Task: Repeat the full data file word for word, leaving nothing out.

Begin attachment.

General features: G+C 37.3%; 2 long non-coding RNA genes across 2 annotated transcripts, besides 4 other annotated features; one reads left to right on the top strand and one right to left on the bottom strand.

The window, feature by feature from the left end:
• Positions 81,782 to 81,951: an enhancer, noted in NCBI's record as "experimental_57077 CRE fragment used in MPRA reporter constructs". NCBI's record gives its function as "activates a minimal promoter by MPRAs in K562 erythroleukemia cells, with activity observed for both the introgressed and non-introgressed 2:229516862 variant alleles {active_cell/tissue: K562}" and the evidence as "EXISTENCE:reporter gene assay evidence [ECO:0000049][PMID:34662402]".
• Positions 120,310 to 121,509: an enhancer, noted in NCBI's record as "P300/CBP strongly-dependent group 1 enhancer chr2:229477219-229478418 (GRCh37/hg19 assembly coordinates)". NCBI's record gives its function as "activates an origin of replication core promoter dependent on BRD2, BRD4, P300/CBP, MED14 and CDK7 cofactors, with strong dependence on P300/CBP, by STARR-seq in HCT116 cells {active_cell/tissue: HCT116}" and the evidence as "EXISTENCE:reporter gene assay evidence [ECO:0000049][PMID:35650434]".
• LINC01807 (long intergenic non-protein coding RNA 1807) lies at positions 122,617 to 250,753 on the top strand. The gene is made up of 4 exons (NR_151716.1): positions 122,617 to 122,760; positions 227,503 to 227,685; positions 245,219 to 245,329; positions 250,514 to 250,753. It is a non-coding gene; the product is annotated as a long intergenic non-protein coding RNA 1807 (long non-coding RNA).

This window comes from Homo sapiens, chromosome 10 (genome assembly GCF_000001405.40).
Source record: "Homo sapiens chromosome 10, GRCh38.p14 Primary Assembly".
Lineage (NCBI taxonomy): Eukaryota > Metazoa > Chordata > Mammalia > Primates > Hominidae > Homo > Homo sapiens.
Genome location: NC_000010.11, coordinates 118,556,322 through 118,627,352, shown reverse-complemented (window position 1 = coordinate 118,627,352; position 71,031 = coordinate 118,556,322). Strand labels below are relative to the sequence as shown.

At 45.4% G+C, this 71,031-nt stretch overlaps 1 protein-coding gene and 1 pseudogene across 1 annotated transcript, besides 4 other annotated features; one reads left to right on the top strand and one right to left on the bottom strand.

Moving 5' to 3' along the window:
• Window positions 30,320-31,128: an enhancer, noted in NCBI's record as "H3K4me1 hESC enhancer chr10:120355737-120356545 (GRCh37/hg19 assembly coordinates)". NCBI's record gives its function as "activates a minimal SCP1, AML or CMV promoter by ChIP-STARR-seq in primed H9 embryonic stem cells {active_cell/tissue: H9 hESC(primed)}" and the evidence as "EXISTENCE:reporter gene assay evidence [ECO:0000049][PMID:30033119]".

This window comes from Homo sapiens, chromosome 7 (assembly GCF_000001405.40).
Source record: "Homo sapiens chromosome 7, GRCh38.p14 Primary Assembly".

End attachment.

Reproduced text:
General features: G+C 37.3%; 2 long non-coding RNA genes across 2 annotated transcripts, besides 4 other annotated features; one reads left to right on the top strand and one right to left on the bottom strand.

The window, feature by feature from the left end:
• Positions 81,782 to 81,951: an enhancer, noted in NCBI's record as "experimental_57077 CRE fragment used in MPRA reporter constructs". NCBI's record gives its function as "activates a minimal promoter by MPRAs in K562 erythroleukemia cells, with activity observed for both the introgressed and non-introgressed 2:229516862 variant alleles {active_cell/tissue: K562}" and the evidence as "EXISTENCE:reporter gene assay evidence [ECO:0000049][PMID:34662402]".
• Positions 120,310 to 121,509: an enhancer, noted in NCBI's record as "P300/CBP strongly-dependent group 1 enhancer chr2:229477219-229478418 (GRCh37/hg19 assembly coordinates)". NCBI's record gives its function as "activates an origin of replication core promoter dependent on BRD2, BRD4, P300/CBP, MED14 and CDK7 cofactors, with strong dependence on P300/CBP, by STARR-seq in HCT116 cells {active_cell/tissue: HCT116}" and the evidence as "EXISTENCE:reporter gene assay evidence [ECO:0000049][PMID:35650434]".
• LINC01807 (long intergenic non-protein coding RNA 1807) lies at positions 122,617 to 250,753 on the top strand. The gene is made up of 4 exons (NR_151716.1): positions 122,617 to 122,760; positions 227,503 to 227,685; positions 245,219 to 245,329; positions 250,514 to 250,753. It is a non-coding gene; the product is annotated as a long intergenic non-protein coding RNA 1807 (long non-coding RNA).

This window comes from Homo sapiens, chromosome 10 (genome assembly GCF_000001405.40).
Source record: "Homo sapiens chromosome 10, GRCh38.p14 Primary Assembly".
Lineage (NCBI taxonomy): Eukaryota > Metazoa > Chordata > Mammalia > Primates > Hominidae > Homo > Homo sapiens.
Genome location: NC_000010.11, coordinates 118,556,322 through 118,627,352, shown reverse-complemented (window position 1 = coordinate 118,627,352; position 71,031 = coordinate 118,556,322). Strand labels below are relative to the sequence as shown.

At 45.4% G+C, this 71,031-nt stretch overlaps 1 protein-coding gene and 1 pseudogene across 1 annotated transcript, besides 4 other annotated features; one reads left to right on the top strand and one right to left on the bottom strand.

Moving 5' to 3' along the window:
• Window positions 30,320-31,128: an enhancer, noted in NCBI's record as "H3K4me1 hESC enhancer chr10:120355737-120356545 (GRCh37/hg19 assembly coordinates)". NCBI's record gives its function as "activates a minimal SCP1, AML or CMV promoter by ChIP-STARR-seq in primed H9 embryonic stem cells {active_cell/tissue: H9 hESC(primed)}" and the evidence as "EXISTENCE:reporter gene assay evidence [ECO:0000049][PMID:30033119]".

This window comes from Homo sapiens, chromosome 7 (assembly GCF_000001405.40).
Source record: "Homo sapiens chromosome 7, GRCh38.p14 Primary Assembly".